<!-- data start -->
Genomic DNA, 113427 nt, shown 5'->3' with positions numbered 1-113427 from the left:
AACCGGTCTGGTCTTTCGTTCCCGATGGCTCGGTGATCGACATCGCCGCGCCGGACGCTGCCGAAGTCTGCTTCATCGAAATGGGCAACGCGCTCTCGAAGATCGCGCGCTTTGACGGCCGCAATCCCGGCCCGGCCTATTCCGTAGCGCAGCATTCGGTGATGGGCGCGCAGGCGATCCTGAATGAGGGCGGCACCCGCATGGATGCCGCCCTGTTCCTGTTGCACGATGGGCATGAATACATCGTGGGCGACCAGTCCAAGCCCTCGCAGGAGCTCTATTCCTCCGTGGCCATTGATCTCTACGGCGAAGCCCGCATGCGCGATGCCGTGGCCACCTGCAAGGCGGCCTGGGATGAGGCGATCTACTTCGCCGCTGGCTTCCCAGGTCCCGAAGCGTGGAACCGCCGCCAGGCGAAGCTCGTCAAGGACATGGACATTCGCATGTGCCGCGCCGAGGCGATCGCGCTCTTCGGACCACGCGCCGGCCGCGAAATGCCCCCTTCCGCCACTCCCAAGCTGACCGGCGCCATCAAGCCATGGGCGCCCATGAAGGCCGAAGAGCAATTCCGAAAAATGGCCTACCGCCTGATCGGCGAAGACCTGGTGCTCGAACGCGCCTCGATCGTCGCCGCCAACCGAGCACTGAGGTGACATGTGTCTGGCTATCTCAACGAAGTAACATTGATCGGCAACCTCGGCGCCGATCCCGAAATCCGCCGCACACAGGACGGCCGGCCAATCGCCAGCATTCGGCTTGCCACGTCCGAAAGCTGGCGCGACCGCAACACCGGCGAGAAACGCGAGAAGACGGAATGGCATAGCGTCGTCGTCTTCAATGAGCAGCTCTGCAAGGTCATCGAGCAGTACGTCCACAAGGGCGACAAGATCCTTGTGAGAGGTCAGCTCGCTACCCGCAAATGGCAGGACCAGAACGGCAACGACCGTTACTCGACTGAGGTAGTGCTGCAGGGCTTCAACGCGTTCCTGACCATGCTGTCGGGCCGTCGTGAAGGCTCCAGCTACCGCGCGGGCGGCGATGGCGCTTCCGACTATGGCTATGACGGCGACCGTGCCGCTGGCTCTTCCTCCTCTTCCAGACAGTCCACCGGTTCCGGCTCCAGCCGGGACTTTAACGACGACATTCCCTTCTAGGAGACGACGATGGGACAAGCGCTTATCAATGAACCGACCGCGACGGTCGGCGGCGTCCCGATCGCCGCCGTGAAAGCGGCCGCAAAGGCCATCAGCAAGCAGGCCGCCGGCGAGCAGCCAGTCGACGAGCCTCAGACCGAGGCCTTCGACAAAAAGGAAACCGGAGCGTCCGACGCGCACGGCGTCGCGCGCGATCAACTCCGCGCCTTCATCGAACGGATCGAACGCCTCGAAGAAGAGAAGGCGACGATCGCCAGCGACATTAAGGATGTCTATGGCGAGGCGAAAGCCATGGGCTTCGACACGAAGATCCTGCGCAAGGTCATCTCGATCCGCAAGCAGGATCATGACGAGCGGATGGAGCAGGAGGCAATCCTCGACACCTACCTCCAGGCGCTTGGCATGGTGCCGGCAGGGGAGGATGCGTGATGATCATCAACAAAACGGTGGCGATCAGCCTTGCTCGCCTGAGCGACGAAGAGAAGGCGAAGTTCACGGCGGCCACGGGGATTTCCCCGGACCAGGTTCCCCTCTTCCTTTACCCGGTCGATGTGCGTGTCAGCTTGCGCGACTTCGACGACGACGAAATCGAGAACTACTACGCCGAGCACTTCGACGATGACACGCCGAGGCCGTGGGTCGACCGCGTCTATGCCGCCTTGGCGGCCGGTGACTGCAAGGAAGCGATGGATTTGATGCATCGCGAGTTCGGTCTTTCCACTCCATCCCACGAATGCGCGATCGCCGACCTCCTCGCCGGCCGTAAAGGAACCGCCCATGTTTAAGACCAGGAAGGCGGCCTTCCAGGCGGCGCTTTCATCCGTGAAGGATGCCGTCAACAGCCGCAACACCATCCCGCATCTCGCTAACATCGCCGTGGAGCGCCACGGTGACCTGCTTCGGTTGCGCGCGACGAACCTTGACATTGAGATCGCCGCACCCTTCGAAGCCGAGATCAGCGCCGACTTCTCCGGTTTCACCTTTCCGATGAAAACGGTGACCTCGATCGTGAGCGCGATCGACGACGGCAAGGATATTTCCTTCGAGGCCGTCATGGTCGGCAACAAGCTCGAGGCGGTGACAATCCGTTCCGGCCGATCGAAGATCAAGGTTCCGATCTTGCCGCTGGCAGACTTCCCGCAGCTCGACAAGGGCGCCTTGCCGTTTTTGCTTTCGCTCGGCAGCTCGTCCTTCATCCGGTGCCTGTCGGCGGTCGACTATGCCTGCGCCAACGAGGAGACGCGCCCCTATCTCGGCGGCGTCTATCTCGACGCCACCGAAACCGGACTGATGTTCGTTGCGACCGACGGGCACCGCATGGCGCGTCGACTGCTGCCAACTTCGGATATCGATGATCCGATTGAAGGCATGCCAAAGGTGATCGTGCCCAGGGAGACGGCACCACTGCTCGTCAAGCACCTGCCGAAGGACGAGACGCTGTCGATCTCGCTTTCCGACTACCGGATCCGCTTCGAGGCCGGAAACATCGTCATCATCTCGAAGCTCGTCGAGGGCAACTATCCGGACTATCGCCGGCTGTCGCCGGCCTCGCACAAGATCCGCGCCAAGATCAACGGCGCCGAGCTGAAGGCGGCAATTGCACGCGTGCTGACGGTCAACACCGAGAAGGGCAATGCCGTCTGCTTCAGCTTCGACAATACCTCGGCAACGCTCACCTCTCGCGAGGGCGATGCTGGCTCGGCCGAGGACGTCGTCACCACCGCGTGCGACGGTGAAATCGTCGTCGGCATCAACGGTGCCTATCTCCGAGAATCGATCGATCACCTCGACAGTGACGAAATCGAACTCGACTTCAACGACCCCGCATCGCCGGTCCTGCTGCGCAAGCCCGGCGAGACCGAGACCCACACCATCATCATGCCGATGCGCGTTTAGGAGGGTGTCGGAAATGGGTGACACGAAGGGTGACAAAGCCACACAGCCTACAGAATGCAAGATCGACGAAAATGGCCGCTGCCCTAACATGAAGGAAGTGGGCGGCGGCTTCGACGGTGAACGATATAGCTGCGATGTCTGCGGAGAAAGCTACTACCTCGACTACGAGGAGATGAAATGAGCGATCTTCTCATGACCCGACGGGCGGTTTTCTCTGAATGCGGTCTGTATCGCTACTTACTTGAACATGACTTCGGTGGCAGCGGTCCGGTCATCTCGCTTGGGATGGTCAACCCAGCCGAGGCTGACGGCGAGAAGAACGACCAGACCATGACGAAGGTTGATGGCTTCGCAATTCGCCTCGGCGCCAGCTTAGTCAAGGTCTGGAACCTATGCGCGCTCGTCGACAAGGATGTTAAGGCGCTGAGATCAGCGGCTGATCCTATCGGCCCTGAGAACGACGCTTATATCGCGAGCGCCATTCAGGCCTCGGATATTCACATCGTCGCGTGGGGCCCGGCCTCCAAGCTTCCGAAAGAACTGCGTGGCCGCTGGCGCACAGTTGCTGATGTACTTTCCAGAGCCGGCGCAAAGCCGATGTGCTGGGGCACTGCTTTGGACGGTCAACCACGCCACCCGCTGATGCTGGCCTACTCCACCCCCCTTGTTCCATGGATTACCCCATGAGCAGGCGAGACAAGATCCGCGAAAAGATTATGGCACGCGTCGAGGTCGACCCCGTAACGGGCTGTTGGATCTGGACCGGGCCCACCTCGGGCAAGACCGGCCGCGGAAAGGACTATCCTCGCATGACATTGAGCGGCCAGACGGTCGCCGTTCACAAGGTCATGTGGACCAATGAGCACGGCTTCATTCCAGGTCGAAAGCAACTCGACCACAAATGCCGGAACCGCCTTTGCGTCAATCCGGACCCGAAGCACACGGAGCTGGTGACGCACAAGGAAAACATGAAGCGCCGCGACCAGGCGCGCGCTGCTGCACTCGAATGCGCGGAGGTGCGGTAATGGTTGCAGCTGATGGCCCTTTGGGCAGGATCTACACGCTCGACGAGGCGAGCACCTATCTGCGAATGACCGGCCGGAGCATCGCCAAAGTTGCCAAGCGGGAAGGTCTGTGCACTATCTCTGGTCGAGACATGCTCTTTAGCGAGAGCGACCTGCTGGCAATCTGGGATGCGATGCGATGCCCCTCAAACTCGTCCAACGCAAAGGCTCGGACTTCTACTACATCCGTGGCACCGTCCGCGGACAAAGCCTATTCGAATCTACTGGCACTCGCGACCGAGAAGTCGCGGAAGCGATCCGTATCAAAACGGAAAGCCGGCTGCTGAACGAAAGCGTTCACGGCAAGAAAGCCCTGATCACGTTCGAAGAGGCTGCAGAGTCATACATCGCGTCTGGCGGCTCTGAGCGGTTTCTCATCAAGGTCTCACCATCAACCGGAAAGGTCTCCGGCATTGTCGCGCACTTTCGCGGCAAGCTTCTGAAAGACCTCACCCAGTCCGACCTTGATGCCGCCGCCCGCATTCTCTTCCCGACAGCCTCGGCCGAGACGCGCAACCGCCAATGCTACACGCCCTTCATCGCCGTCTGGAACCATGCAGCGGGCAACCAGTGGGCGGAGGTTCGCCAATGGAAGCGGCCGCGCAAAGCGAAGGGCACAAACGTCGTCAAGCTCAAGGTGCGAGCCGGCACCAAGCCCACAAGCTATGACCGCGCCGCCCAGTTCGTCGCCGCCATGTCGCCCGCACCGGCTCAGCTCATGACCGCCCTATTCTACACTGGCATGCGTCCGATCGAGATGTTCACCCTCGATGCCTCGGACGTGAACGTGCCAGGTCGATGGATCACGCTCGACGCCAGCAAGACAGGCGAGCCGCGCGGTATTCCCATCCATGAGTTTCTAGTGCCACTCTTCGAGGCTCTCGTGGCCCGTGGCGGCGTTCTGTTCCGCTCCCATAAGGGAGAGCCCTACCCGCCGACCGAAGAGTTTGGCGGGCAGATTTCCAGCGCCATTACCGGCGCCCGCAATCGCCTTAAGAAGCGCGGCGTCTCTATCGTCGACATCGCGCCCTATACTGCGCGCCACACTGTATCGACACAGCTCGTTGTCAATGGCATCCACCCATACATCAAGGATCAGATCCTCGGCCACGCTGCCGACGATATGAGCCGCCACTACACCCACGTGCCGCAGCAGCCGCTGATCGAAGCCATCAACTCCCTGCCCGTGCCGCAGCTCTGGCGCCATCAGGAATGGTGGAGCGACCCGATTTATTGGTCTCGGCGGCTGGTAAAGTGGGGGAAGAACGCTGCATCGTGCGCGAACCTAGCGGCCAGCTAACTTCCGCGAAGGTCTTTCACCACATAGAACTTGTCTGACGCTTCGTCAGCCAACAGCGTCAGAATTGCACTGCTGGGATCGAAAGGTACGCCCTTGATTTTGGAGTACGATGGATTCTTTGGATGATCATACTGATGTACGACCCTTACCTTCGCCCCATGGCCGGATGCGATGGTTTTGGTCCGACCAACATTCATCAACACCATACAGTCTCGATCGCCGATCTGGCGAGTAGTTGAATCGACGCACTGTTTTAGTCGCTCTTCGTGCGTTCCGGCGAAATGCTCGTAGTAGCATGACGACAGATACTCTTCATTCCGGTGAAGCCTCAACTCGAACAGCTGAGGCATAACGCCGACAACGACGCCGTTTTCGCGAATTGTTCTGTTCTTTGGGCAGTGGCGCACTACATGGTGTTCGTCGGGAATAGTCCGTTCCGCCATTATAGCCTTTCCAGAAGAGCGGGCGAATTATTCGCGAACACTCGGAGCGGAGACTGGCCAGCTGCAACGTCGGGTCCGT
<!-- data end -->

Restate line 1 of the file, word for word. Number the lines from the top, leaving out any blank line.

Genomic DNA, 113427 nt, shown 5'->3' with positions numbered 1-113427 from the left: